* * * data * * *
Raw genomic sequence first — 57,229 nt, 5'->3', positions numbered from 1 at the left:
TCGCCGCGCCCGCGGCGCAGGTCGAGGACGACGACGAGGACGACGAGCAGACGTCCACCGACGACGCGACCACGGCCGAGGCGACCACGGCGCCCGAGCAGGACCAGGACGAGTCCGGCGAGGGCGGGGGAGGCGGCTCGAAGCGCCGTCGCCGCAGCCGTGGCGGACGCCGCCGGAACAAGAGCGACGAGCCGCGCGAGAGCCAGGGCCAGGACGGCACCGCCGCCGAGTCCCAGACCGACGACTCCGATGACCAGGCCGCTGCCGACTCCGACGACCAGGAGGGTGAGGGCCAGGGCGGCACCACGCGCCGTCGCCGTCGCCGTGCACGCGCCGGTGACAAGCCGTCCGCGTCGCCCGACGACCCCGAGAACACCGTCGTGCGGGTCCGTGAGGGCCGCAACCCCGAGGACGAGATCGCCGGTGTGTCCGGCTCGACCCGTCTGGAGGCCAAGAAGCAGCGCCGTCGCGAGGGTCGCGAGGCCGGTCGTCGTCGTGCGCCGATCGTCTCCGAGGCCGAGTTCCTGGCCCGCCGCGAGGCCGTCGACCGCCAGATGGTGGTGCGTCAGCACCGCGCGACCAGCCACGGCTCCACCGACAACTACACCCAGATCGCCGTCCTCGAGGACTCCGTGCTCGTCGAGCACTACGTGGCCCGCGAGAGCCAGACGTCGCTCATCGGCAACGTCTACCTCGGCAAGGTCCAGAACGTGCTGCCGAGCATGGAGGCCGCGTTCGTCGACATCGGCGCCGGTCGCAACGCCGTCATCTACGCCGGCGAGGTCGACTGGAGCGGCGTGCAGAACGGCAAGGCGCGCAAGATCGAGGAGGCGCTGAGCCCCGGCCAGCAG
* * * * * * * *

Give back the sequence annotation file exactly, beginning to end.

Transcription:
Raw genomic sequence first — 57,229 nt, 5'->3', positions numbered from 1 at the left:
TCGCCGCGCCCGCGGCGCAGGTCGAGGACGACGACGAGGACGACGAGCAGACGTCCACCGACGACGCGACCACGGCCGAGGCGACCACGGCGCCCGAGCAGGACCAGGACGAGTCCGGCGAGGGCGGGGGAGGCGGCTCGAAGCGCCGTCGCCGCAGCCGTGGCGGACGCCGCCGGAACAAGAGCGACGAGCCGCGCGAGAGCCAGGGCCAGGACGGCACCGCCGCCGAGTCCCAGACCGACGACTCCGATGACCAGGCCGCTGCCGACTCCGACGACCAGGAGGGTGAGGGCCAGGGCGGCACCACGCGCCGTCGCCGTCGCCGTGCACGCGCCGGTGACAAGCCGTCCGCGTCGCCCGACGACCCCGAGAACACCGTCGTGCGGGTCCGTGAGGGCCGCAACCCCGAGGACGAGATCGCCGGTGTGTCCGGCTCGACCCGTCTGGAGGCCAAGAAGCAGCGCCGTCGCGAGGGTCGCGAGGCCGGTCGTCGTCGTGCGCCGATCGTCTCCGAGGCCGAGTTCCTGGCCCGCCGCGAGGCCGTCGACCGCCAGATGGTGGTGCGTCAGCACCGCGCGACCAGCCACGGCTCCACCGACAACTACACCCAGATCGCCGTCCTCGAGGACTCCGTGCTCGTCGAGCACTACGTGGCCCGCGAGAGCCAGACGTCGCTCATCGGCAACGTCTACCTCGGCAAGGTCCAGAACGTGCTGCCGAGCATGGAGGCCGCGTTCGTCGACATCGGCGCCGGTCGCAACGCCGTCATCTACGCCGGCGAGGTCGACTGGAGCGGCGTGCAGAACGGCAAGGCGCGCAAGATCGAGGAGGCGCTGAGCCCCGGCCAGCAG